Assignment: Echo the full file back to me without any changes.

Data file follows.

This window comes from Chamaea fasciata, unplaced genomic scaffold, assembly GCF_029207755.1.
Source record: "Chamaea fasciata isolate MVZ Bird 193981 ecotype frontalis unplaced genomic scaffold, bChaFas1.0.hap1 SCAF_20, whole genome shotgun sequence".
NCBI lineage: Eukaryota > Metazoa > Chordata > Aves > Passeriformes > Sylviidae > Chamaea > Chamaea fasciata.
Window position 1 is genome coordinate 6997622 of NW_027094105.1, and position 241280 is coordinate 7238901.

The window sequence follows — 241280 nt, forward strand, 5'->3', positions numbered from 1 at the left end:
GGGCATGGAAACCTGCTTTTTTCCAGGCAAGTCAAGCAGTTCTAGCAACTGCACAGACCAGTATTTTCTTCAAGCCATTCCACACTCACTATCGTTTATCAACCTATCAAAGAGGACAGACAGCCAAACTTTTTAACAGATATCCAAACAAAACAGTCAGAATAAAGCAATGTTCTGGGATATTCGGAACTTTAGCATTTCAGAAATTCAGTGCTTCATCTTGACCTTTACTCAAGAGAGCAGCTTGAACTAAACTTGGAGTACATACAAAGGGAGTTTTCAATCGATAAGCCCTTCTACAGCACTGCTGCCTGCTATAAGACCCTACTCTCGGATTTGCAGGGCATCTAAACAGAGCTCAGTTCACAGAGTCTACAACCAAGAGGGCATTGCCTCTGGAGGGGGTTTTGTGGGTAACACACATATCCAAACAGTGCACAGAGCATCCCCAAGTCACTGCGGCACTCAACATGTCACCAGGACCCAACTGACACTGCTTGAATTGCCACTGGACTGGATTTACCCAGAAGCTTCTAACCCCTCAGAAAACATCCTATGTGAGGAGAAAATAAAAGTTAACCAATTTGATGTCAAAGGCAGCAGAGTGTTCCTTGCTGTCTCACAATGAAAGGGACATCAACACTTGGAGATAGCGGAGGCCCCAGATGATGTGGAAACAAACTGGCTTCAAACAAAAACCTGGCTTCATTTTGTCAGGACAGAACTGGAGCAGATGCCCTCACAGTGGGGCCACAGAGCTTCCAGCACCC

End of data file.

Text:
This window comes from Chamaea fasciata, unplaced genomic scaffold, assembly GCF_029207755.1.
Source record: "Chamaea fasciata isolate MVZ Bird 193981 ecotype frontalis unplaced genomic scaffold, bChaFas1.0.hap1 SCAF_20, whole genome shotgun sequence".
NCBI lineage: Eukaryota > Metazoa > Chordata > Aves > Passeriformes > Sylviidae > Chamaea > Chamaea fasciata.
Window position 1 is genome coordinate 6997622 of NW_027094105.1, and position 241280 is coordinate 7238901.

The window sequence follows — 241280 nt, forward strand, 5'->3', positions numbered from 1 at the left end:
GGGCATGGAAACCTGCTTTTTTCCAGGCAAGTCAAGCAGTTCTAGCAACTGCACAGACCAGTATTTTCTTCAAGCCATTCCACACTCACTATCGTTTATCAACCTATCAAAGAGGACAGACAGCCAAACTTTTTAACAGATATCCAAACAAAACAGTCAGAATAAAGCAATGTTCTGGGATATTCGGAACTTTAGCATTTCAGAAATTCAGTGCTTCATCTTGACCTTTACTCAAGAGAGCAGCTTGAACTAAACTTGGAGTACATACAAAGGGAGTTTTCAATCGATAAGCCCTTCTACAGCACTGCTGCCTGCTATAAGACCCTACTCTCGGATTTGCAGGGCATCTAAACAGAGCTCAGTTCACAGAGTCTACAACCAAGAGGGCATTGCCTCTGGAGGGGGTTTTGTGGGTAACACACATATCCAAACAGTGCACAGAGCATCCCCAAGTCACTGCGGCACTCAACATGTCACCAGGACCCAACTGACACTGCTTGAATTGCCACTGGACTGGATTTACCCAGAAGCTTCTAACCCCTCAGAAAACATCCTATGTGAGGAGAAAATAAAAGTTAACCAATTTGATGTCAAAGGCAGCAGAGTGTTCCTTGCTGTCTCACAATGAAAGGGACATCAACACTTGGAGATAGCGGAGGCCCCAGATGATGTGGAAACAAACTGGCTTCAAACAAAAACCTGGCTTCATTTTGTCAGGACAGAACTGGAGCAGATGCCCTCACAGTGGGGCCACAGAGCTTCCAGCACCC